This Russian three-player game was described to me by Michael Latash, who learned it from his father while growing up in Moscow. It is a sort of hybrid of the Russian game 1000, which has a similar way of dealing and bidding, and the German game 66, with which it shares the marriage scores and the fixed trump suit, and which presumably influenced the rule on the minimum bid. Maybe it represents an intermediate stage of development between the older game 66 and the newer game 1000.

Players and Cards

There are three active players, but it is possible for four to play, in which case each player in turn deals cards to the other three players only and takes no further part in the hand.

A 24-card French suited pack is used. The cards of each suit rank from high to low: A, 10, K, Q, J, 9.

The cards have point values:

    Ace 11 points
    Ten 10 points
    King 4 points
    Queen 3 points
    Jack 2 points
    Nine 0 points

for a basic total of 120 points in the pack. Extra points can be scored for marriages, consisting of the king and queen of a suit held and declared by one player. A marriage in trumps is worth 40 points extra, and a marriage in a non-trump suit is worth 20, making a theoretical maximum of 220 points if all four marriages were declared.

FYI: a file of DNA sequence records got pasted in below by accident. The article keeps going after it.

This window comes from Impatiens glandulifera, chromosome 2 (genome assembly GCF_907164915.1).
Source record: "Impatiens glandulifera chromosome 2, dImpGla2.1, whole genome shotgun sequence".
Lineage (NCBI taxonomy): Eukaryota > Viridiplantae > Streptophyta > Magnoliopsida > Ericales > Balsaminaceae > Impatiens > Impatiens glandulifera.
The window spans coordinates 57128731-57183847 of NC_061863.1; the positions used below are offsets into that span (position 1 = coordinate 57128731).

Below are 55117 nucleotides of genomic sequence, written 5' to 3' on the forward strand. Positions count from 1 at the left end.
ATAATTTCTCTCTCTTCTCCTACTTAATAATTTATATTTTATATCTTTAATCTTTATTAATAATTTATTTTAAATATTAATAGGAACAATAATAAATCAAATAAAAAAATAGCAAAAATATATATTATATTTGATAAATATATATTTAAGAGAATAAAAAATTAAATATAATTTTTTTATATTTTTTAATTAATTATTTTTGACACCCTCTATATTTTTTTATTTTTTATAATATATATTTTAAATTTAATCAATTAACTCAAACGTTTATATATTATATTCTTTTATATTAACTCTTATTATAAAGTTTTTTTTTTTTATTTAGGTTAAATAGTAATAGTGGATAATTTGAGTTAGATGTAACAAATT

The deal, bidding and play are clockwise.

The Deal

Any player may deal first. The turn to deal passes to the left after each hand.

The dealer shuffles the cards, the player to dealer's right cuts, and the dealer deals the cards one at a time. In the first three rounds of the deal, a card is set aside face down, and these three face-down cards form a talon - known in Russian as the 'prikup' (прикуп) - which will belong to the winner of the bidding. At the end of the deal, each player has a hand of seven cards.


The player to dealer's left bids first. Bids are numbers, committing the player to try to take at least that number of points in tricks. At their turn to speak, players may either pass or bid. The lowest bid allowed is 66, and each subsequent bid must be higher than the last. The bidding continues until the last bid is followed by two passes. The final bidder will play alone against the other two players.

A player may choose to bid 'blindly'. The blind bidder's cards remain face down on the table. If the auction is won by a player who was bidding blind, the bidder's score (positive or negative) is doubled for that hand. A player who begins by bidding blind may look at his or her cards at any stage to decide whether to continue, but in this case the player's score is no longer doubled.

It is unlikely that all three players will pass, because a bid of 66 is rather easy to make. If it does happen, the cards are thrown in without play and the next player shuffles and deals.

Taking the Talon and Making Trumps

The three talon cards are turned face up on the table for all to see and then added to the hand of the winner of the bidding. This player, who now has 10 cards, sets the final contract by choosing a trump suit or "no trump" and the minimum number of points that he will try to take, which must be greater than or equal to the final bid. Having announced the contract, the bidder passes one card face down to each opponent, so that everyone has a hand of 8 cards.